Tree census hits manpower hurdle; RWAs to chip in | delhi | Hindustan Times
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Tree census hits manpower hurdle; RWAs to chip in

delhi Updated: Nov 01, 2012 00:47 IST
Darpan Singh
Darpan Singh
Hindustan Times
Darpan Singh

Around 18 years after the Delhi Preservation of Trees Act, 1994, came into force, and asked the government to conduct - among other things -a tree census, officials are finally bracing for the job. But roadblocks have already started appearing.

According to a rough estimate, the government will need about 10,000 people for the job. The reason: as per government definition, "every green little thing" 5 cm in diameter is a tree.

"Nobody knows how to count them all," said a government official. The government have opted for a short-cut - RWAs will do the job for them. The government will later validate the data and award the "greenest" colonies.

"If the government does it (tree census) on its own, it will at least need 10,000 people in a year. This has to be followed by constant updating of data in case trees are felled for development projects," said the official.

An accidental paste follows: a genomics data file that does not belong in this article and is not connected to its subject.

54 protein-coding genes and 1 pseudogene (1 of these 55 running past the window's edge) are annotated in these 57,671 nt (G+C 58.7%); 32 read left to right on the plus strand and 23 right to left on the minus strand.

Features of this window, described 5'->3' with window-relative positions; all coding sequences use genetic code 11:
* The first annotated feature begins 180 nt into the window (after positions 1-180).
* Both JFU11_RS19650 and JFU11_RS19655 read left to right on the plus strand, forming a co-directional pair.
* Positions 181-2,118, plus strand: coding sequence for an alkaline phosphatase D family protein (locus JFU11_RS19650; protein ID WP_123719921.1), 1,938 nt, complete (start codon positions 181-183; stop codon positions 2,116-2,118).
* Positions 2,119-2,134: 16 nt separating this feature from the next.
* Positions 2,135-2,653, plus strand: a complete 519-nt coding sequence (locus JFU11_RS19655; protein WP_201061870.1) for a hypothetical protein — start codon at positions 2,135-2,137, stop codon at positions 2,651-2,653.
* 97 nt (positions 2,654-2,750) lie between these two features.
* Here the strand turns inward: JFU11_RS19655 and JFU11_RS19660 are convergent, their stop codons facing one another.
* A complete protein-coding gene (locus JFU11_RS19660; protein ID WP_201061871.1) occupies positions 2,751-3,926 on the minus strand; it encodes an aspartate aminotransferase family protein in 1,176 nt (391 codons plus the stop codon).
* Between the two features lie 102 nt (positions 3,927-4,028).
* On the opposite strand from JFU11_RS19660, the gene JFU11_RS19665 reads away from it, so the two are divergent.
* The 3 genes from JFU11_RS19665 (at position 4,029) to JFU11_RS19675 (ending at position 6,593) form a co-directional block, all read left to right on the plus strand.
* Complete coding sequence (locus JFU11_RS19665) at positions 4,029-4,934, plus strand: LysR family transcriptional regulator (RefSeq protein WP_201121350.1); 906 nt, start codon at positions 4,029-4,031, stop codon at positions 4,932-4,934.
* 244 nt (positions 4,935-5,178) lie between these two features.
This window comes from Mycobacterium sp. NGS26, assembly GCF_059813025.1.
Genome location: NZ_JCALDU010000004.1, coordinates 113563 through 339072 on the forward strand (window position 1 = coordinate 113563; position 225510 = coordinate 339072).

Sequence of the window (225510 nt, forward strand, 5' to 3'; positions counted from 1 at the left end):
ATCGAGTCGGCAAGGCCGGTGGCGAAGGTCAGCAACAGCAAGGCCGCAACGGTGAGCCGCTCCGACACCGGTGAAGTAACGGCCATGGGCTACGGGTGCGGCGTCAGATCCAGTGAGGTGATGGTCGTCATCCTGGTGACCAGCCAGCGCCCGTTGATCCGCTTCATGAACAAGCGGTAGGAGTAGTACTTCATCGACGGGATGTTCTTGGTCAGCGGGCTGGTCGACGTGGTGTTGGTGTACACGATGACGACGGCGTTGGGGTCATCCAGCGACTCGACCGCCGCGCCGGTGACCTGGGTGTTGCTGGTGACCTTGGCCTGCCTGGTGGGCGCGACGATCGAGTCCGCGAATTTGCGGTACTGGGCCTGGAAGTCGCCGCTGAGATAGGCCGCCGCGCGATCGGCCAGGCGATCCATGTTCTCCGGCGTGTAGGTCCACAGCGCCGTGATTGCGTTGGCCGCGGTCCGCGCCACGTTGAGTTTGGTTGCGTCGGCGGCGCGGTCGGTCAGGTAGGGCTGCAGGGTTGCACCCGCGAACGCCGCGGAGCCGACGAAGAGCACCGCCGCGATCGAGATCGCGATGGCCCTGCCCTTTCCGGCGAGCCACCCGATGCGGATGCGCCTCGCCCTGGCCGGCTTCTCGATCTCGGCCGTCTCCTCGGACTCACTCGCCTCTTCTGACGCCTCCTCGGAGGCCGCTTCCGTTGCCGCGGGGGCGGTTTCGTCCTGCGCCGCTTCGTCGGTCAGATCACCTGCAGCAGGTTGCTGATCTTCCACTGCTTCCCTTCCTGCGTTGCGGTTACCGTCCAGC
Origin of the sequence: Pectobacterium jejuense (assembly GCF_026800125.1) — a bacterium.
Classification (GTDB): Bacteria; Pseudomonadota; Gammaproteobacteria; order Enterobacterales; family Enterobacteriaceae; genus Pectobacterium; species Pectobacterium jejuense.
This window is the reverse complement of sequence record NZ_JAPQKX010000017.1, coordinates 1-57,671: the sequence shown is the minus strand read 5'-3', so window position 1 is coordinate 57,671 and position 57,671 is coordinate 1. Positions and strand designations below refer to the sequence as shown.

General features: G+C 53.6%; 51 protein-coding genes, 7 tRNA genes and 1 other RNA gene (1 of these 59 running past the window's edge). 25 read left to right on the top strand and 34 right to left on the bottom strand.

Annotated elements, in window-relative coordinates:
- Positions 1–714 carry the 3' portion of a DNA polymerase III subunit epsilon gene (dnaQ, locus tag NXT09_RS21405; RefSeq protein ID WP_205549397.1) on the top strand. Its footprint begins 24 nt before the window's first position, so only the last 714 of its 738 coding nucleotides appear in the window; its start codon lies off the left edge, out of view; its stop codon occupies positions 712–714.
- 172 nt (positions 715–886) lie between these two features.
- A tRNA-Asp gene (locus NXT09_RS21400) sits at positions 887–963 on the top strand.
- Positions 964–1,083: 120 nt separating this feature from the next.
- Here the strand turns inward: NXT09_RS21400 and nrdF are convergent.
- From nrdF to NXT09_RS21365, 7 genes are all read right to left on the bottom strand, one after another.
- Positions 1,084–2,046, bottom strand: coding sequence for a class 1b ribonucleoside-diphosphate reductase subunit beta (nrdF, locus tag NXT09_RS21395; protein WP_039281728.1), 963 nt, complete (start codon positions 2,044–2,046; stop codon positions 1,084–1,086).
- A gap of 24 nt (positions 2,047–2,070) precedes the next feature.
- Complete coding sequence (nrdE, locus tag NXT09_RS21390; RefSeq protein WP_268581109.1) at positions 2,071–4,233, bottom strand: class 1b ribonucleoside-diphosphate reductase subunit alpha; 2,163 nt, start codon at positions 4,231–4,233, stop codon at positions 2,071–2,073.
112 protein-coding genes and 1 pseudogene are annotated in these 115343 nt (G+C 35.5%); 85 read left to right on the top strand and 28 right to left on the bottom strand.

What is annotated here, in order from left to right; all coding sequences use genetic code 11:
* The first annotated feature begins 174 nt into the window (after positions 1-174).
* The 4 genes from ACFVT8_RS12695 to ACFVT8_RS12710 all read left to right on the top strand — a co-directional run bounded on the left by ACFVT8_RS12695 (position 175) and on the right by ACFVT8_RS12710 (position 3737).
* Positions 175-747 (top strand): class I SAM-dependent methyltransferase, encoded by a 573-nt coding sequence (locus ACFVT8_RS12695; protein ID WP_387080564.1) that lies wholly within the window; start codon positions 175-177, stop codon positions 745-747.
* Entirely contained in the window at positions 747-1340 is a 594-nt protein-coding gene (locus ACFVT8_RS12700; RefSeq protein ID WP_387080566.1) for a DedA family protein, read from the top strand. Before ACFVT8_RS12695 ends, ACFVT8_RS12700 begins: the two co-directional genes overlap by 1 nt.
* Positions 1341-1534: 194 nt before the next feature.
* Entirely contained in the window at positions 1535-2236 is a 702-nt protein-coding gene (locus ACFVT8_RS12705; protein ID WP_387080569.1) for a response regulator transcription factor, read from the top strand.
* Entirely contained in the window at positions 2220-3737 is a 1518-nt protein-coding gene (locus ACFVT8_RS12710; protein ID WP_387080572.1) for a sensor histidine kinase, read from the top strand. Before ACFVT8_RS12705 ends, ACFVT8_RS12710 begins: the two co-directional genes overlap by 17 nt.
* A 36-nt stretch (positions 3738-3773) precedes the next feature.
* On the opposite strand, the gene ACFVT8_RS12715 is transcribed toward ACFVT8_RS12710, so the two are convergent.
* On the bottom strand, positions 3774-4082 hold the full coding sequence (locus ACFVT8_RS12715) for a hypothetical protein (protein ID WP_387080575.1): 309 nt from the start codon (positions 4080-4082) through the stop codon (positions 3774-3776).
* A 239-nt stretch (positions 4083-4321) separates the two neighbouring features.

So what's the way out? "We're asking RWAs to do the census for us. RWAs don't have to follow to a legal definition. They can focus on fully-grown trees," he said. "The problem is, greening agencies confine themselves to the trees on roads. Eco clubs' priorities are schools. We want RWAs to develop an emotional connect with trees and do the census," he added.

"Once the trees are numbered, you will get to know if something is amiss, for example, if a tree is felled," he said.

Delhi chief secretary Praveen Kumar Tripathi recently said that the government would carry out a city-wide tree census. The chief secretary had then admitted that people were not open the idea of counting and marking trees within their residential space.

In the absence of a census, plans for protection and addition of green cover have not been effective. The New Delhi Municipal Corporation (NDMC), which covers only 3% of the Capital, had done a tree census in its area.

"Recently, a tree census report was prepared by the residents of South Delhi colony Sarvodaya Enclave, in association with civil society group Green Circle. In subsequent days, reports from other areas, such as Sundar Nagar and Jor Bagh will also be released. Gradually, we will cover the entire city," Suhas Borker of Green Circle said.